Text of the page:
May 10: Our Lady of Saussaie, Paris (1305)
The Abbot Orsini wrote: “The church of this Benedictine priory was dedicated to Our Lady, in the year 1305.”
The abbey of La Joie-les-Nemours, or Our Lady of Joy, or Notre-Dame de la Saussaie, was once a royal abbey which depended on the order of Citeaux, located south-west of Nemours on the left bank of the Loing, in the municipality of Saint-Pierre-lès-Nemours.
Near the city of Paris there was once a shrine dedicated to Mary under the above title, but also known as the Abbaye de la Joie-les-Nemours, or Our Lady of Joy, Abbaye De La Joie. According to legend, the latter title was given to the abbey when Saint King Louis IX was returning from an expedition against the English and met his mother, Queen Blanche, near the convent. They tenderly embraced, and on that happy occasion the church was named for the joy they felt at the reunion. The shrine was located in a church of a Benedictine Priory, and was dedicated to the Virgin of Saussaie by Pope Clement V in the year 1305.
Mary, our Queen Mother, is mistress of the elements as her King Son was and is. It is related that she used a devastating storm to convince the Parisians of her God-given power over the world, and that she, too, could, with the grace of God, do the apparently impossible. Driven to the last extremity, the people took refuge at the shrine, and implored Mary to protect them and spare their homes and their city. Instantly and miraculously the raging storm subsided and the people’s clamorous prayers for help turned into jubilant acclamations of thanksgiving.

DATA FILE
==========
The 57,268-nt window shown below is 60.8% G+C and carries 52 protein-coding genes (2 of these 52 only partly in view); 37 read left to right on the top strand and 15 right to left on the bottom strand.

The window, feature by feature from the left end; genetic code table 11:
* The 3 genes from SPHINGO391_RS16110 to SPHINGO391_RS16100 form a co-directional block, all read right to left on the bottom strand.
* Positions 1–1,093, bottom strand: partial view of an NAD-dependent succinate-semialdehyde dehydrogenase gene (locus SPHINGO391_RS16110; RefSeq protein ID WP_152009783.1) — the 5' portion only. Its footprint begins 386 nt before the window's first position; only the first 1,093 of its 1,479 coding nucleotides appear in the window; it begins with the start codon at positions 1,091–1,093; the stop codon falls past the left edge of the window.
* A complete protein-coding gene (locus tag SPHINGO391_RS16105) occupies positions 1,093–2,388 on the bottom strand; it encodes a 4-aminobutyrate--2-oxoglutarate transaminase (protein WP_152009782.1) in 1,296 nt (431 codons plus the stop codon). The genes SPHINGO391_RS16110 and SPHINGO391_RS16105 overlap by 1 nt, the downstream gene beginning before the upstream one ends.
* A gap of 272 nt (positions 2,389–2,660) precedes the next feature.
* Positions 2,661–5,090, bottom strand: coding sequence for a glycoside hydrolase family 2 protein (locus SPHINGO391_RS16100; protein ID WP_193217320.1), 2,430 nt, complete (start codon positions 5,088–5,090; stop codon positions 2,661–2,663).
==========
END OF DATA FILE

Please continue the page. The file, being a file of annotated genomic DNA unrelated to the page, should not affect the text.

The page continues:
From thenceforward the image of Our Lady of Saussaie was recognized as miraculous and pilgrimages began and continued.
Once a royal abbey of the Cistercian Order, it was located on the bank of the Loing River in the commune of Saint-Pierre-les-Nemours. The Abbey was composed of large buildings laid out in the shape of a cross, the left branch including the chapel. The buildings were partially destroyed by a fire in the year 1747, and in 1172 the Duke of Orleans purchased the remaining buildings which were sold again, although the cloister and the chapel were demolished. The abbey still consisted of large buildings, with a church in the shape of a cross. The church was connected to the dormitory of the nuns. The buildings were partly destroyed by a violent fire in 1747. Today, only the porch of the abbey remains. The Abbey gardens are now the location of a retirement home.
Photo: By Louis Boudan - Gallica, Public Domain, https://commons.wikimedia.org/w/index.php?curid=60678783
James Fitzhenry, roman-catholic-saints.com, Marian Calendar
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